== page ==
If you are still not convinced and adamant about adding a feature your way, you have to manually add the code, which is only generally possible with Low Code platforms.
No Code platforms are great to provide you with a head start in product development. But once you have developed the product, you might run into vendor lock-in problems.
Vendor lock-in happens when you are stuck with one vendor regardless of the quality of their services. Your dependency on this No Code platform will rise. This results in you having no ownership of the code at all.
This is a clear disadvantage especially when compared with Low Code development platforms which offer more portability and openness than No Code solutions.
At the initial level of your startup, this might not sound like a big deal, but as you grow, code ownership becomes a vital part of the business model.
“No Code platforms are cost-effective” is something we hear a lot of. However, people who say that are comparing the charges of hiring a developer to do the coding vs the subscription fees of the platform.
This comparison does not look at the output quality, nor does it take into consideration your time spent learning the platform: learning a No Code platform can take significant time, and if you have no experience with traditional development, the learning curve is even steeper.
Of course, learning to use a No Code development platform is still much quicker when compared to a Low Code development platforms or code development.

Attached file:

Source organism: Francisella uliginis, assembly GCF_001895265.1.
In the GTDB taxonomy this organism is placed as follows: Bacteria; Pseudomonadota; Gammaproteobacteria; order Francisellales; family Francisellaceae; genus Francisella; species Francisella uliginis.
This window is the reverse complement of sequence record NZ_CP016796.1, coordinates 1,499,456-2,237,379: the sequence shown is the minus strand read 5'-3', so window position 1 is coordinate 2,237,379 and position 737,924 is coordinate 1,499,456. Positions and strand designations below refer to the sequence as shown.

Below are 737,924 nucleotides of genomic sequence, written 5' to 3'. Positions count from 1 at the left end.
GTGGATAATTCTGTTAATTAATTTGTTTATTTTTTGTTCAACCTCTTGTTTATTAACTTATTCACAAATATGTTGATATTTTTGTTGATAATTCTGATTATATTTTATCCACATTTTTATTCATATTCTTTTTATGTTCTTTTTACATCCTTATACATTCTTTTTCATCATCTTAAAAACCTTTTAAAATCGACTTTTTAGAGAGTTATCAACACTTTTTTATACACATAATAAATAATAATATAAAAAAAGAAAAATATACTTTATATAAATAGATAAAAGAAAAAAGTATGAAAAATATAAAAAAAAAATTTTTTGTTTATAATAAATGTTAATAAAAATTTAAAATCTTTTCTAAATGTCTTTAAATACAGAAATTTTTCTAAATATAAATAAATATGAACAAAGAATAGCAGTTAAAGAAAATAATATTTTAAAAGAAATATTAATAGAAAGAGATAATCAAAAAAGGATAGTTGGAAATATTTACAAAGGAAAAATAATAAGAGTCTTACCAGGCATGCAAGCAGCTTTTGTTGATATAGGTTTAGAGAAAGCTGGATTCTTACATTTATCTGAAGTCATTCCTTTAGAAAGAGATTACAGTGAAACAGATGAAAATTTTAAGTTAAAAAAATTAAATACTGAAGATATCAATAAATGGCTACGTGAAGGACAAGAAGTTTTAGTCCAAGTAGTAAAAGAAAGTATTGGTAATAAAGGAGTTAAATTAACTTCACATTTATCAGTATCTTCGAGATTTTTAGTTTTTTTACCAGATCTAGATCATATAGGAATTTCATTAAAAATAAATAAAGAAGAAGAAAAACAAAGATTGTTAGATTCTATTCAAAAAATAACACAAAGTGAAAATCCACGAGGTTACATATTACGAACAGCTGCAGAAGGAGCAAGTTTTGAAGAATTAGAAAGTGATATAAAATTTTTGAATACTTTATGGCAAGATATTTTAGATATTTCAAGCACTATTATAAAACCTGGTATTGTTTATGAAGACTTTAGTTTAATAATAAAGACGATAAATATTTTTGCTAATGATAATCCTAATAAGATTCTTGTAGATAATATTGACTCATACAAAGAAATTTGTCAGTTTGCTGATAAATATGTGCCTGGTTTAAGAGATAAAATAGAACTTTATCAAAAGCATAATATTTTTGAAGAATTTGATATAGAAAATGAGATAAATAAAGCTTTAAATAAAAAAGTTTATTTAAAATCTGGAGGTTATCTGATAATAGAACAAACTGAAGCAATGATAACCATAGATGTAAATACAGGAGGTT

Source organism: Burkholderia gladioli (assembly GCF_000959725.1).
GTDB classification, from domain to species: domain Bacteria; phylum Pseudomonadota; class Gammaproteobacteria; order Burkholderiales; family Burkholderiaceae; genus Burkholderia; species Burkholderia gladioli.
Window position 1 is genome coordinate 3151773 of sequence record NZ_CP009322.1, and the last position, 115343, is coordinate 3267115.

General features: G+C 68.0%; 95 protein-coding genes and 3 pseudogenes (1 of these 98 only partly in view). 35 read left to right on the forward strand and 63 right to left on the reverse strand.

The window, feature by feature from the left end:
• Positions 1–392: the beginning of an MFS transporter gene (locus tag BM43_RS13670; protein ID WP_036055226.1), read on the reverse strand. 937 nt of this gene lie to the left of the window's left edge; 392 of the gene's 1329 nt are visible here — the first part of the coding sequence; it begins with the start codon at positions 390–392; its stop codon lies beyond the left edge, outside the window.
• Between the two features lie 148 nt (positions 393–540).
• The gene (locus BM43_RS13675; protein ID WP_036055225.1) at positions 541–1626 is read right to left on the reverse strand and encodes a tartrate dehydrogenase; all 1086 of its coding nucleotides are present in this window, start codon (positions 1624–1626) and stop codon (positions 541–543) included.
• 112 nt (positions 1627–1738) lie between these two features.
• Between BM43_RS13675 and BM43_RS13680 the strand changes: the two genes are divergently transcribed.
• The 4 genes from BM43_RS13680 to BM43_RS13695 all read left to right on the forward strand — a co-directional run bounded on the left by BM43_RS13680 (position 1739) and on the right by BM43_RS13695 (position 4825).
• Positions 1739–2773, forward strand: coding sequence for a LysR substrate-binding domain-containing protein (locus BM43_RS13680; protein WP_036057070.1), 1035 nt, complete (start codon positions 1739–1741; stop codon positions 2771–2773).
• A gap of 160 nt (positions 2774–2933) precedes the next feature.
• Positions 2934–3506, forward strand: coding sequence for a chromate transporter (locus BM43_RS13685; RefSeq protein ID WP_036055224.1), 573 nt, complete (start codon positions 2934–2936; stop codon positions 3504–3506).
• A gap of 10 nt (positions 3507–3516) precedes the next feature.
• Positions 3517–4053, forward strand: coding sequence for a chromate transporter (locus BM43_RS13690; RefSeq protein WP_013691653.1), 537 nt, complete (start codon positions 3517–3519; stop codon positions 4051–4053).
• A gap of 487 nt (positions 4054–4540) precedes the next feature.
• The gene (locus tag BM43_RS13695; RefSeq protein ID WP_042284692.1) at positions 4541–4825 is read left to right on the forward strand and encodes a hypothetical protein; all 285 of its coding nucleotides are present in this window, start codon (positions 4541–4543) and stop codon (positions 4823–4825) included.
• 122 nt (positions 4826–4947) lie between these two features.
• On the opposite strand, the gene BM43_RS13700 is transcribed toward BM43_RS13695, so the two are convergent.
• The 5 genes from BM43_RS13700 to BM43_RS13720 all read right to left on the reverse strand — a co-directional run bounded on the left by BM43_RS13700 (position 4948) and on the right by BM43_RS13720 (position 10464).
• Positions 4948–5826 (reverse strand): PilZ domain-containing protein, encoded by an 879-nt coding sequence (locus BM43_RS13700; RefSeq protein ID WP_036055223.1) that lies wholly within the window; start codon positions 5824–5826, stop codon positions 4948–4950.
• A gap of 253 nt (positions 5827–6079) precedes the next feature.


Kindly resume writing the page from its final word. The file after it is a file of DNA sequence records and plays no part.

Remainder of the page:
In general though, the amount of time you spend on a platform learning how it works could be put to better use actually developing the business processes of your product.
Moreover, there is no guarantee that the final product will be up to par with what you were expecting. This is because most No Code software offers limited design customisation and feature flexibility.
In conclusion, the cost of using a No Code platform can be high when compared to the costs of hiring a developer for the job.
Let’s say you start developing your project with the No Code approach and halfway to the finish you realize that you might want to add custom code to sustain your application.
Due to your lack of knowledge in coding, you hire a developer. This would end up being more expensive than hiring developers in the first place.
Therefore, hiring No Code developers right from the get-go is usually a wise choice.
These experts usually know the ins and outs of the tools they use and can use their biggest advantage, the lightning-fast development speed, to develop sustainable solutions for you quickly and cheaply.
Every successful organization gets to a point where they need scalability in their application. Most of these fast or “cost-effective” No Code software development platforms are not easily scalable. And if they are, it comes with an extra charge.
Companies might refrain from paying an extra amount since they lack code ownership as well. That’s one of the reasons why companies shift to either Low Code or custom software development (and write code) after achieving a milestone of, for example, 100,000 users.
For more information on No Code in general, its uses in other business spheres and its future, read our article on What is No Code.
Still not sure about which approach to use, code or No Code? Take our 3-minute quiz and find out.